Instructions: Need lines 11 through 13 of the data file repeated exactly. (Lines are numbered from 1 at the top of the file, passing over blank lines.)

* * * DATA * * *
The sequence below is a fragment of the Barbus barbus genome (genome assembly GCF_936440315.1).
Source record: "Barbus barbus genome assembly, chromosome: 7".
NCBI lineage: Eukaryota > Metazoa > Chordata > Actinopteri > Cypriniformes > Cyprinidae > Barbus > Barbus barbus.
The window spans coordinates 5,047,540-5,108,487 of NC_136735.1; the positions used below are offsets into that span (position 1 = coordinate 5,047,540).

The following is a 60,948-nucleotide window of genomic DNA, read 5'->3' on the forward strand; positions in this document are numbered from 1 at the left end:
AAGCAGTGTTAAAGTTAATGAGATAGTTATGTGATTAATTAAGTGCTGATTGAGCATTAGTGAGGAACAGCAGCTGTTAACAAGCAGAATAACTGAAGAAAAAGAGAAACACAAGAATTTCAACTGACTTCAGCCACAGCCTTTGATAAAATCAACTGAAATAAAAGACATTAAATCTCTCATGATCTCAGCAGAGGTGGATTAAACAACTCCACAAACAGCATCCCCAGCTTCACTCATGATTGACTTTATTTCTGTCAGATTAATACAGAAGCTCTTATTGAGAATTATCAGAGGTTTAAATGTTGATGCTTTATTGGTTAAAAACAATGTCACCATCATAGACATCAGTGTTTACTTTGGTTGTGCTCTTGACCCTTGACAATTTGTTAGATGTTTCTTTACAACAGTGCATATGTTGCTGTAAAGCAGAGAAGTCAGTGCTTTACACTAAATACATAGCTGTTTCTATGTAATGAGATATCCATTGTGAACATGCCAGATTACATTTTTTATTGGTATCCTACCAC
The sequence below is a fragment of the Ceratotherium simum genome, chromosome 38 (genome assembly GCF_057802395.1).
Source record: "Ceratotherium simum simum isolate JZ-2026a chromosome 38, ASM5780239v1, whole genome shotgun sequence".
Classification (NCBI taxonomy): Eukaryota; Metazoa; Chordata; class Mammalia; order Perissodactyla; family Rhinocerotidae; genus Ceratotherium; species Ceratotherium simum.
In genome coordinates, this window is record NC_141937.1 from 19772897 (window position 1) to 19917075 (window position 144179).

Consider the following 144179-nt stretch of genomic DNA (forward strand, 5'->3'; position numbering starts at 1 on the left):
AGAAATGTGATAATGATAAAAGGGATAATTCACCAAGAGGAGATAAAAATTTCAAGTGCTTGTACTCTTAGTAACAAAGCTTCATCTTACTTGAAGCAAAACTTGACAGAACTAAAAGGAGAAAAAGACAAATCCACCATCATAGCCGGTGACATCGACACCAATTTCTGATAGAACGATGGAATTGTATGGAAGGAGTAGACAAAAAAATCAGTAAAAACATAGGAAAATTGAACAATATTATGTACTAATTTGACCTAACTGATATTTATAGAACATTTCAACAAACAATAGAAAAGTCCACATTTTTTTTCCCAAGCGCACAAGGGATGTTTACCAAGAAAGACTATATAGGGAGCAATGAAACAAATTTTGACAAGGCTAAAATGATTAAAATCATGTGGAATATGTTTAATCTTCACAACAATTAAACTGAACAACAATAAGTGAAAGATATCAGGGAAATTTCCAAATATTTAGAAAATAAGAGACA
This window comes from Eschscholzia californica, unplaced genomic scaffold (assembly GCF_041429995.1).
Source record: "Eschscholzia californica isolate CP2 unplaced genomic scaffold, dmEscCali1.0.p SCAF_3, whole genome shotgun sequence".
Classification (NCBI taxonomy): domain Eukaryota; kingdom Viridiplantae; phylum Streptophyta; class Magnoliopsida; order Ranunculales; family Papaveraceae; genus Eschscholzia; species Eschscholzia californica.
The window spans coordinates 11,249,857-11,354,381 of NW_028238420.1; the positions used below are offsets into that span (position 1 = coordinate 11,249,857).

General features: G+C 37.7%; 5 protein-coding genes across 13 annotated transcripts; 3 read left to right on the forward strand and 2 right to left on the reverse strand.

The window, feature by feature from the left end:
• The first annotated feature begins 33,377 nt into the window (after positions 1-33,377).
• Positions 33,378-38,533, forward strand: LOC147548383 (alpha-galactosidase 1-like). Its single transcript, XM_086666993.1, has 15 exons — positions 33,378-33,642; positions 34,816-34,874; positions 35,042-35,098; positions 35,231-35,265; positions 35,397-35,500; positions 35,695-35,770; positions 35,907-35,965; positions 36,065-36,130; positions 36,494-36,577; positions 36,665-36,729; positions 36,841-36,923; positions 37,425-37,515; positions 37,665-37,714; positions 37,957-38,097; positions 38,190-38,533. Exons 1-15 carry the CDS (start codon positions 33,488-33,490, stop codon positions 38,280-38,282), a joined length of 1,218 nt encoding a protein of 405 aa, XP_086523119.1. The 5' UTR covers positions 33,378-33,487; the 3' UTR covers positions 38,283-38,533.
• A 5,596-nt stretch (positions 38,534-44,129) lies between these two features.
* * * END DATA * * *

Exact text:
Consider the following 144179-nt stretch of genomic DNA (forward strand, 5'->3'; position numbering starts at 1 on the left):
AGAAATGTGATAATGATAAAAGGGATAATTCACCAAGAGGAGATAAAAATTTCAAGTGCTTGTACTCTTAGTAACAAAGCTTCATCTTACTTGAAGCAAAACTTGACAGAACTAAAAGGAGAAAAAGACAAATCCACCATCATAGCCGGTGACATCGACACCAATTTCTGATAGAACGATGGAATTGTATGGAAGGAGTAGACAAAAAAATCAGTAAAAACATAGGAAAATTGAACAATATTATGTACTAATTTGACCTAACTGATATTTATAGAACATTTCAACAAACAATAGAAAAGTCCACATTTTTTTTCCCAAGCGCACAAGGGATGTTTACCAAGAAAGACTATATAGGGAGCAATGAAACAAATTTTGACAAGGCTAAAATGATTAAAATCATGTGGAATATGTTTAATCTTCACAACAATTAAACTGAACAACAATAAGTGAAAGATATCAGGGAAATTTCCAAATATTTAGAAAATAAGAGACA
This window comes from Eschscholzia californica, unplaced genomic scaffold (assembly GCF_041429995.1).